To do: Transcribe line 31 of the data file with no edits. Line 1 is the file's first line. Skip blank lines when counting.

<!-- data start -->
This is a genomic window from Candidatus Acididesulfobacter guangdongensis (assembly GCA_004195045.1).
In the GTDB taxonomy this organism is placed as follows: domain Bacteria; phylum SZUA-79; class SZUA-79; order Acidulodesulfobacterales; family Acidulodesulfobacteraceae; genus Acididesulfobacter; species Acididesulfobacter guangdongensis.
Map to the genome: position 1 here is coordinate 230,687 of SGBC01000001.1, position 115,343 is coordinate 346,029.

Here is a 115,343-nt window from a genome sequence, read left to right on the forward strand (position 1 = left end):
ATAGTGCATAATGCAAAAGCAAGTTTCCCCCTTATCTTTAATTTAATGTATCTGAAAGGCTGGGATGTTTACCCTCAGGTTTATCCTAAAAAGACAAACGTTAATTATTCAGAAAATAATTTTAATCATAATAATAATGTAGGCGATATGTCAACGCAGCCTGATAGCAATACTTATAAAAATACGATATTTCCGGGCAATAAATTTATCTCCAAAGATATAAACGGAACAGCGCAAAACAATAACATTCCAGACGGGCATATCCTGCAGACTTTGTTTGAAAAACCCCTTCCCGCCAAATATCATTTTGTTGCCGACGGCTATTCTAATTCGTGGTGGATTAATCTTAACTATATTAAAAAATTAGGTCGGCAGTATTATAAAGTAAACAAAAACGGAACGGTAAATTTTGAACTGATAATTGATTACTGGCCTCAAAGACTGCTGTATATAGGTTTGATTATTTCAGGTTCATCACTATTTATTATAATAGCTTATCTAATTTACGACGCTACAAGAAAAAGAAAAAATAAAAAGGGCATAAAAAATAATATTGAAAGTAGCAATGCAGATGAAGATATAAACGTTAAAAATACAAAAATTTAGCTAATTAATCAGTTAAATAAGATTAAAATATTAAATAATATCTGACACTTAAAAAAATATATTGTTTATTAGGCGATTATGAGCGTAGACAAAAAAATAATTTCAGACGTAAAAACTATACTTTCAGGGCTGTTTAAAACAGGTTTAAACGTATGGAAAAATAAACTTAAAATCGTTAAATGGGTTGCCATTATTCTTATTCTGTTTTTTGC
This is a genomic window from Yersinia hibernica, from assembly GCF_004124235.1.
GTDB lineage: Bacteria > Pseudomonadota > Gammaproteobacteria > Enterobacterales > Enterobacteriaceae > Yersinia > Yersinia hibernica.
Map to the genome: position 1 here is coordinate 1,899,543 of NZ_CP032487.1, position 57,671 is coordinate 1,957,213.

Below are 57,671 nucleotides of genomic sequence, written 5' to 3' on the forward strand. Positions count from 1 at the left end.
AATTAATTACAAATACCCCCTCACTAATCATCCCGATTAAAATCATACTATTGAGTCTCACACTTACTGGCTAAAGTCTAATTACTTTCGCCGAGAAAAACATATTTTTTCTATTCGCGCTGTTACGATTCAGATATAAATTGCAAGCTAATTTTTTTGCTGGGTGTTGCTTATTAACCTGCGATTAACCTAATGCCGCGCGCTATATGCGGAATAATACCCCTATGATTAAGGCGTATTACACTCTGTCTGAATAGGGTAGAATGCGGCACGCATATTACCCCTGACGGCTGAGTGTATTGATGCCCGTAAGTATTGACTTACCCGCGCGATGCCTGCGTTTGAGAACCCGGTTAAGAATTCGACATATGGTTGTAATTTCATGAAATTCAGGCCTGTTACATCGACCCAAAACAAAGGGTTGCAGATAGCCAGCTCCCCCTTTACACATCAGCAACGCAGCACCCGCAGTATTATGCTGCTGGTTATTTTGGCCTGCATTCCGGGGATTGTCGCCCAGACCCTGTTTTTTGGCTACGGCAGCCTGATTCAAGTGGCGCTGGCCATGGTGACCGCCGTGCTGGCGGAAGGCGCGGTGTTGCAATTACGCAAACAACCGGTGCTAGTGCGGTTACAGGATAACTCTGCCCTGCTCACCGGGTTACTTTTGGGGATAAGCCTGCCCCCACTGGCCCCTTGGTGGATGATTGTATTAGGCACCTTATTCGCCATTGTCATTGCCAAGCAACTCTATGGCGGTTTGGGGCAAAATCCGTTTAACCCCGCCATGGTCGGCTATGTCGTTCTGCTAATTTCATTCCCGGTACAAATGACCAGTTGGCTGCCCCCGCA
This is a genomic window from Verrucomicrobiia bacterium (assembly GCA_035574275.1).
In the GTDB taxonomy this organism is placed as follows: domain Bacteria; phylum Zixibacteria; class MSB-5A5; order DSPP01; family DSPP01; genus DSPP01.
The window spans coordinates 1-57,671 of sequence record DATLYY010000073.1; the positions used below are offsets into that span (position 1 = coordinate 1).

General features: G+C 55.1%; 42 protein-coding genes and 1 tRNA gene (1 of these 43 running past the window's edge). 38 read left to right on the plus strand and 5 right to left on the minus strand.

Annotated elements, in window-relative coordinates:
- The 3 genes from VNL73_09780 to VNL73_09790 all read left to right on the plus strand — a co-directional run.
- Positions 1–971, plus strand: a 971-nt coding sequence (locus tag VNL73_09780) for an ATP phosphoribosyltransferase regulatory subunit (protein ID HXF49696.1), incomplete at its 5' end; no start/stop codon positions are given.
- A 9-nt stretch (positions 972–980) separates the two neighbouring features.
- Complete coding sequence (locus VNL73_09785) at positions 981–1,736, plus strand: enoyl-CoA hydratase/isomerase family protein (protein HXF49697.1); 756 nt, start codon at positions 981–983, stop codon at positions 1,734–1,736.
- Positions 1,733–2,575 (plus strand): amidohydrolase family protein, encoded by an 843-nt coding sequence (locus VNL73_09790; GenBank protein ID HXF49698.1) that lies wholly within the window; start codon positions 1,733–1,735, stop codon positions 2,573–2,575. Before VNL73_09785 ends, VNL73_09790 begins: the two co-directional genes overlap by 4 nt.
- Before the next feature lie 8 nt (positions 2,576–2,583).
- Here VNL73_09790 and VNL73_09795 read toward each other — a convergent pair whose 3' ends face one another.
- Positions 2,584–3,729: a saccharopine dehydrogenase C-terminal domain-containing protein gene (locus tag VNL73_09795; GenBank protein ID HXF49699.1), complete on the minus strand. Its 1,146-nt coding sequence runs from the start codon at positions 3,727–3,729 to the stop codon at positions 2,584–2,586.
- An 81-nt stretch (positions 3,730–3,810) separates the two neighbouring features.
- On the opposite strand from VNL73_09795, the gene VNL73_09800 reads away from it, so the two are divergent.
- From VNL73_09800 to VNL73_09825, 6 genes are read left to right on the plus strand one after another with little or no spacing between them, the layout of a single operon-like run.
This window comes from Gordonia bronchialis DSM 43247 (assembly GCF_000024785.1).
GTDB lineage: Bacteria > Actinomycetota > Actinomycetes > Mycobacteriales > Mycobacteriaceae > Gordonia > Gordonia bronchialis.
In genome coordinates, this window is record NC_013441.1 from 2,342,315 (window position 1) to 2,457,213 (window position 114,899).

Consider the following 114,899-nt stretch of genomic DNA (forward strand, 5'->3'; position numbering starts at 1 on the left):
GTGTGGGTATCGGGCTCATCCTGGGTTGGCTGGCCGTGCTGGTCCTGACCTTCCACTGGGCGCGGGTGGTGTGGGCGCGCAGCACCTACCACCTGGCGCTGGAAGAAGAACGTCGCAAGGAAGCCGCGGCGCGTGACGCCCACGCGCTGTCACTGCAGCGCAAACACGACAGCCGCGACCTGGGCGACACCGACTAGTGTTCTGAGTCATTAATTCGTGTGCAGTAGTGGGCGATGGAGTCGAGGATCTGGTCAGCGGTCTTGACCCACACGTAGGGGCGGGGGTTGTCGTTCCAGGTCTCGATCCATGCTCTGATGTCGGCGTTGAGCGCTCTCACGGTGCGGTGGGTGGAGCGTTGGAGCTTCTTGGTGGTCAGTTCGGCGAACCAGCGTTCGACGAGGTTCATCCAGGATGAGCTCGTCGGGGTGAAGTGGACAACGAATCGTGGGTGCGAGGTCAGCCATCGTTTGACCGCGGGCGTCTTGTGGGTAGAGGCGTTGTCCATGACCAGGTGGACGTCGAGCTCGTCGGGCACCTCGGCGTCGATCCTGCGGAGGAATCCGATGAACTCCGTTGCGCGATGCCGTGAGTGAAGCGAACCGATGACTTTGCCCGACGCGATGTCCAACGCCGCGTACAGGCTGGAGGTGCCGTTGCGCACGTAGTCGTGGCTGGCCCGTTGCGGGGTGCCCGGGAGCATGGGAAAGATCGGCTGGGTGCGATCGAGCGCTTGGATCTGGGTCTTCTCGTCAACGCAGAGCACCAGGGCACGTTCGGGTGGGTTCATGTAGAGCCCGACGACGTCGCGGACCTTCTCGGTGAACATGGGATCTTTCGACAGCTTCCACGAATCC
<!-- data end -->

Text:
GTGTGGGTATCGGGCTCATCCTGGGTTGGCTGGCCGTGCTGGTCCTGACCTTCCACTGGGCGCGGGTGGTGTGGGCGCGCAGCACCTACCACCTGGCGCTGGAAGAAGAACGTCGCAAGGAAGCCGCGGCGCGTGACGCCCACGCGCTGTCACTGCAGCGCAAACACGACAGCCGCGACCTGGGCGACACCGACTAGTGTTCTGAGTCATTAATTCGTGTGCAGTAGTGGGCGATGGAGTCGAGGATCTGGTCAGCGGTCTTGACCCACACGTAGGGGCGGGGGTTGTCGTTCCAGGTCTCGATCCATGCTCTGATGTCGGCGTTGAGCGCTCTCACGGTGCGGTGGGTGGAGCGTTGGAGCTTCTTGGTGGTCAGTTCGGCGAACCAGCGTTCGACGAGGTTCATCCAGGATGAGCTCGTCGGGGTGAAGTGGACAACGAATCGTGGGTGCGAGGTCAGCCATCGTTTGACCGCGGGCGTCTTGTGGGTAGAGGCGTTGTCCATGACCAGGTGGACGTCGAGCTCGTCGGGCACCTCGGCGTCGATCCTGCGGAGGAATCCGATGAACTCCGTTGCGCGATGCCGTGAGTGAAGCGAACCGATGACTTTGCCCGACGCGATGTCCAACGCCGCGTACAGGCTGGAGGTGCCGTTGCGCACGTAGTCGTGGCTGGCCCGTTGCGGGGTGCCCGGGAGCATGGGAAAGATCGGCTGGGTGCGATCGAGCGCTTGGATCTGGGTCTTCTCGTCAACGCAGAGCACCAGGGCACGTTCGGGTGGGTTCATGTAGAGCCCGACGACGTCGCGGACCTTCTCGGTGAACATGGGATCTTTCGACAGCTTCCACGAATCC